and from the pseudorandomness of we have
and so and is indeed dense.
For the indistinguishability of and , take any function , and observe that
where we use both the indistinguishability of and under distribution , and the fact that the distributions and are indistinguishable by functions of bounded complexity.
This proof is appealingly intuitive, in the sense that if we expect to be indistinguishable from a large set, then when we try to approximate the characteristic function of we will end up with a low complexity function that is spread around much of , thus defining a dense model. It also shows that “relative” versions of the Regularity Lemma, such as the Regularity Lemma for subgraphs of an expander, may be derived from the regular Lemma by the above argument. A disadvantage of the argument is that it does not establish the stronger form of the Dense Model Theorem suggested by Impagliazzo, in which there is no set , but we require to have the “pseudo-density” requirement that for every low-complexity bounded function ,
which follows immediately if has density in a pseudorandom set , but that is a seemingly weaker property. (The relative Regularity Lemma in graphs had long be known to hold under such a pseudo-density assumption.)
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Luca, For reproof of “The Impagliazzo Hardcore Lemma”, it seems that the distribution that you get is actually 2\delta dense which is the stronger form of the Lemma by Holenstein.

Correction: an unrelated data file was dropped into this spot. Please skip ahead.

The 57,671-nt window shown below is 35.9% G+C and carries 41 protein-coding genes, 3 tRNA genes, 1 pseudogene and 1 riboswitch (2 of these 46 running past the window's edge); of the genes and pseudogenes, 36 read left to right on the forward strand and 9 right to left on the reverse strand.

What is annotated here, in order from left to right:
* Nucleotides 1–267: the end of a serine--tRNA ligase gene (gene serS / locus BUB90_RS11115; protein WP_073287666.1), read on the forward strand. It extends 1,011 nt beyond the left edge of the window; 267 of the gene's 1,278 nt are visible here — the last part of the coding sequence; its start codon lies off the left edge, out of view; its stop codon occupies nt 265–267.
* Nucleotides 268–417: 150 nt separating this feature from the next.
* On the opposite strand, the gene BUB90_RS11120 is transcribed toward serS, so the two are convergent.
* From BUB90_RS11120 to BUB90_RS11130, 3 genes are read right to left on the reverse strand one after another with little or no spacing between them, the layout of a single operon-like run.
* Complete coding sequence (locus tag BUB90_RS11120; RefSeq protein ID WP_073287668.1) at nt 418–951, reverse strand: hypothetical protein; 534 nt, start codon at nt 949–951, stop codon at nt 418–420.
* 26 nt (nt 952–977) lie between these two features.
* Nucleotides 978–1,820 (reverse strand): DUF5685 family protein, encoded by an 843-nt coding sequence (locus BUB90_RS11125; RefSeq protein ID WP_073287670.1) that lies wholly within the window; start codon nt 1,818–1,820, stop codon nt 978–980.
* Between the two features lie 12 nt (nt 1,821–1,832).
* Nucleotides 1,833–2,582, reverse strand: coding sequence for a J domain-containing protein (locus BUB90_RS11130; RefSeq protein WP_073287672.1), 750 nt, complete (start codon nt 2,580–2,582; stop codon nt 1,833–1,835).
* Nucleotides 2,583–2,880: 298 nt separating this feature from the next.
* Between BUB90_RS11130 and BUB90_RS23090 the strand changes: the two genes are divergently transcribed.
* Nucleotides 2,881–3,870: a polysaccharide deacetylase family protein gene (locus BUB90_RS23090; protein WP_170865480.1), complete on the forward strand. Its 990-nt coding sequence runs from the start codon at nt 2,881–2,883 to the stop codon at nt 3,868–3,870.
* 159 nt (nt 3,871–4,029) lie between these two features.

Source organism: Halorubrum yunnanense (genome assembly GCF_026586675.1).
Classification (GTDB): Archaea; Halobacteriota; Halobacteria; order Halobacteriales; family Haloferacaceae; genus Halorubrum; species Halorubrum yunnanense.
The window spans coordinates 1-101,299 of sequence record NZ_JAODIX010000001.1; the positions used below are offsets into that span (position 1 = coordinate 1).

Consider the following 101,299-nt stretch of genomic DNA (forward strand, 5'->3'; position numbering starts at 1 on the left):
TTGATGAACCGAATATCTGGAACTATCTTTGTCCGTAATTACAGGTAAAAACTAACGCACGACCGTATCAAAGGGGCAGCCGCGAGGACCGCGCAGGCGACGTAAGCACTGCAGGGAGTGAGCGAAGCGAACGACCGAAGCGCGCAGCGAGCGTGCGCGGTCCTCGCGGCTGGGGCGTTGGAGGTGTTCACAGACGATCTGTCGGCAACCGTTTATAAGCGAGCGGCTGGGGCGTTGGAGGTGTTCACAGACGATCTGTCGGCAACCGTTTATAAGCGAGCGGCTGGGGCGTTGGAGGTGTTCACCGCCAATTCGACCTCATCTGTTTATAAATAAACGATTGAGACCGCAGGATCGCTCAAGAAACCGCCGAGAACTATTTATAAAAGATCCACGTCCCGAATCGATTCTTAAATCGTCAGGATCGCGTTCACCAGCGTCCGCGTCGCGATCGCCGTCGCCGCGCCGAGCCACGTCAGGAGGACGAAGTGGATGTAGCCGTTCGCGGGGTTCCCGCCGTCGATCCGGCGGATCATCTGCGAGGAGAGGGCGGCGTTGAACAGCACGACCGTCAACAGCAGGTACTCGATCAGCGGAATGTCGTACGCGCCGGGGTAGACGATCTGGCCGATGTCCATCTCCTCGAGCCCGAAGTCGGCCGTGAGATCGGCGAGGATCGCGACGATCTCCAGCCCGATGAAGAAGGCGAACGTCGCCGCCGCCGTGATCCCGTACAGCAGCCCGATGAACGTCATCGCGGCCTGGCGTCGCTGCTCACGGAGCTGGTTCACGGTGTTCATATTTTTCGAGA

But, the issue is that you have a bit stronger assumption. If boolean functions fail on \delta fraction, it does not mean that the fractional ones fail (will be far) by at least 2 \delta. Or maybe I am missing something…
Russel showed that the dense model theorem reduces to strong HC lemma. Now it seems the bounded decomposition is the right way to look at the theorems which proves both of the other ones easily (and it is not clear if it can be easily reduced to HC lemma)
Hi Mohammad I think you are right, now I am not sure why we thought we had density delta.
As for your other other question, if
E_x | g(x) – h(x) | = \delta
then there is a threshold t such that defining
h_t(x) = 1 iff h(x) \geq t
we have
Pr_x [ g(x) \neq h_t(x) ] \leq \delta/2
because, for every point x, we have
Pr_t [ g(x) \neq h_t(x) ] = (1/2) * |g(x)-h(x)|
(the threshold is picked uniformly between -1 and 1,
and there is only an interval of length |g(x)-h(x)|
which leads to g being different from h_t; note that
here we must assume that g is boolean)
And a threshold applied to h is just a threshold applied
to a sum of f_i, so it still has the same low complexity.
Indeed, in retrospect, I think that if we combine the “boosting”
proof of the low-complexity approximation with this proof,
we get exactly Holenstein’s proof of the hard-core lemma.
but isn’t |g-h| in the setting that g is {-1, 1} boolean not a valid probability measure, since |g-h| = 2 if g =1, h = -1. so the measure you need is actually |g-h|/2 implying that the measure is only \delta dense?